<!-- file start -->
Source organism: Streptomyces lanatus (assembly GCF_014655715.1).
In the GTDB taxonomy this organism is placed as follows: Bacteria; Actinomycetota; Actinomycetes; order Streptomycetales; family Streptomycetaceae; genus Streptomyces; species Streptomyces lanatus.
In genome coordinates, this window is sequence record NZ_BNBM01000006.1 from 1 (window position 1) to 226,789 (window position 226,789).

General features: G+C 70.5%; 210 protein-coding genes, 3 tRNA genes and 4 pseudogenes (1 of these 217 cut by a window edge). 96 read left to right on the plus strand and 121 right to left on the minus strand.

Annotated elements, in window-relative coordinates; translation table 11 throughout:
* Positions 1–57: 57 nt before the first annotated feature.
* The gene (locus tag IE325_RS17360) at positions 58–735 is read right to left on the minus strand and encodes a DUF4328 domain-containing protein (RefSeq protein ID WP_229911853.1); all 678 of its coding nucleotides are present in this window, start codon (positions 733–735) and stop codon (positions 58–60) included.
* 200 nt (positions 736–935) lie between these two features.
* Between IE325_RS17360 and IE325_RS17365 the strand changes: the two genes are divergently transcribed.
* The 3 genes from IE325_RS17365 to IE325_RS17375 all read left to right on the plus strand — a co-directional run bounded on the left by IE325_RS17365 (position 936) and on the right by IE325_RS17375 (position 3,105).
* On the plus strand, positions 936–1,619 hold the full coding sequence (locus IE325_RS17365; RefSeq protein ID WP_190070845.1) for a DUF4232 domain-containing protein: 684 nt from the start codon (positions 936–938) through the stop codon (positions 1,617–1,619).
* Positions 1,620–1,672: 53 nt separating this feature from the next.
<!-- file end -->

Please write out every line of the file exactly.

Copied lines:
Source organism: Streptomyces lanatus (assembly GCF_014655715.1).
In the GTDB taxonomy this organism is placed as follows: Bacteria; Actinomycetota; Actinomycetes; order Streptomycetales; family Streptomycetaceae; genus Streptomyces; species Streptomyces lanatus.
In genome coordinates, this window is sequence record NZ_BNBM01000006.1 from 1 (window position 1) to 226,789 (window position 226,789).

General features: G+C 70.5%; 210 protein-coding genes, 3 tRNA genes and 4 pseudogenes (1 of these 217 cut by a window edge). 96 read left to right on the plus strand and 121 right to left on the minus strand.

Annotated elements, in window-relative coordinates; translation table 11 throughout:
* Positions 1–57: 57 nt before the first annotated feature.
* The gene (locus tag IE325_RS17360) at positions 58–735 is read right to left on the minus strand and encodes a DUF4328 domain-containing protein (RefSeq protein ID WP_229911853.1); all 678 of its coding nucleotides are present in this window, start codon (positions 733–735) and stop codon (positions 58–60) included.
* 200 nt (positions 736–935) lie between these two features.
* Between IE325_RS17360 and IE325_RS17365 the strand changes: the two genes are divergently transcribed.
* The 3 genes from IE325_RS17365 to IE325_RS17375 all read left to right on the plus strand — a co-directional run bounded on the left by IE325_RS17365 (position 936) and on the right by IE325_RS17375 (position 3,105).
* On the plus strand, positions 936–1,619 hold the full coding sequence (locus IE325_RS17365; RefSeq protein ID WP_190070845.1) for a DUF4232 domain-containing protein: 684 nt from the start codon (positions 936–938) through the stop codon (positions 1,617–1,619).
* Positions 1,620–1,672: 53 nt separating this feature from the next.